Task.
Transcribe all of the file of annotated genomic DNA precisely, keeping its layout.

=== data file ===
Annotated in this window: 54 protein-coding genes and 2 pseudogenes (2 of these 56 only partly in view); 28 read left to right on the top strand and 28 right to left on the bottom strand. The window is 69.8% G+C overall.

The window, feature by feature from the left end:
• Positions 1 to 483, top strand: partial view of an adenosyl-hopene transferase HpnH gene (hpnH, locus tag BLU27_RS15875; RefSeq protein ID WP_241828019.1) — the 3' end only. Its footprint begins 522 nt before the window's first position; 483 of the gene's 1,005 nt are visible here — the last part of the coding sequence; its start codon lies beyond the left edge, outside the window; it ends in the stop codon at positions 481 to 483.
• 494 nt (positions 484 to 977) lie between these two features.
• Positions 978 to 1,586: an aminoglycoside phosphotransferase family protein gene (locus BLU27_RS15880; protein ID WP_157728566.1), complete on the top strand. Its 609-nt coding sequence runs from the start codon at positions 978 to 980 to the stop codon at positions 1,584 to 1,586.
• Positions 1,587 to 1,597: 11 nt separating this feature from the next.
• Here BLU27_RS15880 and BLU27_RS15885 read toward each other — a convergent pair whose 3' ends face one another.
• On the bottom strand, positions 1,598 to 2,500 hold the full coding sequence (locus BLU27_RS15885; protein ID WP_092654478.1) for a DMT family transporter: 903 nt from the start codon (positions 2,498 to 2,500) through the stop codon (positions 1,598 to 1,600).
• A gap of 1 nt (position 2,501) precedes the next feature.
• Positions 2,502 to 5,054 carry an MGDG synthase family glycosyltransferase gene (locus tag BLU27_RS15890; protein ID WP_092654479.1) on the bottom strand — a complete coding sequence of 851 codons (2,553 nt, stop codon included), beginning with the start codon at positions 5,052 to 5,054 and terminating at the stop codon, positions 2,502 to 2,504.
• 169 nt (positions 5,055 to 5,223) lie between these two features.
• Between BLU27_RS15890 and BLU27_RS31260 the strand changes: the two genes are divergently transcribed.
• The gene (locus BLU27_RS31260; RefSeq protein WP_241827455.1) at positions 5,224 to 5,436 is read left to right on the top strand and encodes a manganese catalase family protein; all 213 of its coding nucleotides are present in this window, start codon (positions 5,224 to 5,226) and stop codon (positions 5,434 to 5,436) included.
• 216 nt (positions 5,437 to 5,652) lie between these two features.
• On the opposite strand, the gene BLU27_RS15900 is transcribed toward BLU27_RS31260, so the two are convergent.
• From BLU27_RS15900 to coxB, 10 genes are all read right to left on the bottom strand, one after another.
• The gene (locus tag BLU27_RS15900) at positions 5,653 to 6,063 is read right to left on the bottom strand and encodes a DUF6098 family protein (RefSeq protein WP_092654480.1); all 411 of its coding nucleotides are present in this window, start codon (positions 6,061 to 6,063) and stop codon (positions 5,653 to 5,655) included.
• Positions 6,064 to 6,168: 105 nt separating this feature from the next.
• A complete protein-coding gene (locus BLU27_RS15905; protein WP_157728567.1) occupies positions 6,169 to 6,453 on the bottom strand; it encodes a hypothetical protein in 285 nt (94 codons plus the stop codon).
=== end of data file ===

Annotated in this window: 54 protein-coding genes and 2 pseudogenes (2 of these 56 only partly in view); 28 read left to right on the top strand and 28 right to left on the bottom strand. The window is 69.8% G+C overall.

The window, feature by feature from the left end:
• Positions 1 to 483, top strand: partial view of an adenosyl-hopene transferase HpnH gene (hpnH, locus tag BLU27_RS15875; RefSeq protein ID WP_241828019.1) — the 3' end only. Its footprint begins 522 nt before the window's first position; 483 of the gene's 1,005 nt are visible here — the last part of the coding sequence; its start codon lies beyond the left edge, outside the window; it ends in the stop codon at positions 481 to 483.
• 494 nt (positions 484 to 977) lie between these two features.
• Positions 978 to 1,586: an aminoglycoside phosphotransferase family protein gene (locus BLU27_RS15880; protein ID WP_157728566.1), complete on the top strand. Its 609-nt coding sequence runs from the start codon at positions 978 to 980 to the stop codon at positions 1,584 to 1,586.
• Positions 1,587 to 1,597: 11 nt separating this feature from the next.
• Here BLU27_RS15880 and BLU27_RS15885 read toward each other — a convergent pair whose 3' ends face one another.
• On the bottom strand, positions 1,598 to 2,500 hold the full coding sequence (locus BLU27_RS15885; protein ID WP_092654478.1) for a DMT family transporter: 903 nt from the start codon (positions 2,498 to 2,500) through the stop codon (positions 1,598 to 1,600).
• A gap of 1 nt (position 2,501) precedes the next feature.
• Positions 2,502 to 5,054 carry an MGDG synthase family glycosyltransferase gene (locus tag BLU27_RS15890; protein ID WP_092654479.1) on the bottom strand — a complete coding sequence of 851 codons (2,553 nt, stop codon included), beginning with the start codon at positions 5,052 to 5,054 and terminating at the stop codon, positions 2,502 to 2,504.
• 169 nt (positions 5,055 to 5,223) lie between these two features.
• Between BLU27_RS15890 and BLU27_RS31260 the strand changes: the two genes are divergently transcribed.
• The gene (locus BLU27_RS31260; RefSeq protein WP_241827455.1) at positions 5,224 to 5,436 is read left to right on the top strand and encodes a manganese catalase family protein; all 213 of its coding nucleotides are present in this window, start codon (positions 5,224 to 5,226) and stop codon (positions 5,434 to 5,436) included.
• 216 nt (positions 5,437 to 5,652) lie between these two features.
• On the opposite strand, the gene BLU27_RS15900 is transcribed toward BLU27_RS31260, so the two are convergent.
• From BLU27_RS15900 to coxB, 10 genes are all read right to left on the bottom strand, one after another.
• The gene (locus tag BLU27_RS15900) at positions 5,653 to 6,063 is read right to left on the bottom strand and encodes a DUF6098 family protein (RefSeq protein WP_092654480.1); all 411 of its coding nucleotides are present in this window, start codon (positions 6,061 to 6,063) and stop codon (positions 5,653 to 5,655) included.
• Positions 6,064 to 6,168: 105 nt separating this feature from the next.
• A complete protein-coding gene (locus BLU27_RS15905; protein WP_157728567.1) occupies positions 6,169 to 6,453 on the bottom strand; it encodes a hypothetical protein in 285 nt (94 codons plus the stop codon).